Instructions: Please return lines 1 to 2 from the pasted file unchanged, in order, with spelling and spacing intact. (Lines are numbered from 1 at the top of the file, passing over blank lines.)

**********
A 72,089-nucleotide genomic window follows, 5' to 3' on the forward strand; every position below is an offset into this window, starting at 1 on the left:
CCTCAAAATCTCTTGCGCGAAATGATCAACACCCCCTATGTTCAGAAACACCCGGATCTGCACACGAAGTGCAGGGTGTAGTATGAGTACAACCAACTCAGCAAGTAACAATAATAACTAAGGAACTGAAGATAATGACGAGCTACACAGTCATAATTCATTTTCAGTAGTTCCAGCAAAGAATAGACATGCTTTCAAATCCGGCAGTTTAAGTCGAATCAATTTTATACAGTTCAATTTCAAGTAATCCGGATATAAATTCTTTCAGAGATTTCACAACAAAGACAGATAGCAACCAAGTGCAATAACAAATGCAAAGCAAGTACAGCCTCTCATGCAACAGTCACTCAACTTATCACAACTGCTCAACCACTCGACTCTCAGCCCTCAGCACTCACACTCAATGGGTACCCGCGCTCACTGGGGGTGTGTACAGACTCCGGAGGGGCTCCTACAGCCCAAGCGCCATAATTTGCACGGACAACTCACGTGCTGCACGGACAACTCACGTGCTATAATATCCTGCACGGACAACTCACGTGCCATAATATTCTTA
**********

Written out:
A 72,089-nucleotide genomic window follows, 5' to 3' on the forward strand; every position below is an offset into this window, starting at 1 on the left:
CCTCAAAATCTCTTGCGCGAAATGATCAACACCCCCTATGTTCAGAAACACCCGGATCTGCACACGAAGTGCAGGGTGTAGTATGAGTACAACCAACTCAGCAAGTAACAATAATAACTAAGGAACTGAAGATAATGACGAGCTACACAGTCATAATTCATTTTCAGTAGTTCCAGCAAAGAATAGACATGCTTTCAAATCCGGCAGTTTAAGTCGAATCAATTTTATACAGTTCAATTTCAAGTAATCCGGATATAAATTCTTTCAGAGATTTCACAACAAAGACAGATAGCAACCAAGTGCAATAACAAATGCAAAGCAAGTACAGCCTCTCATGCAACAGTCACTCAACTTATCACAACTGCTCAACCACTCGACTCTCAGCCCTCAGCACTCACACTCAATGGGTACCCGCGCTCACTGGGGGTGTGTACAGACTCCGGAGGGGCTCCTACAGCCCAAGCGCCATAATTTGCACGGACAACTCACGTGCTGCACGGACAACTCACGTGCTATAATATCCTGCACGGACAACTCACGTGCCATAATATTCTTA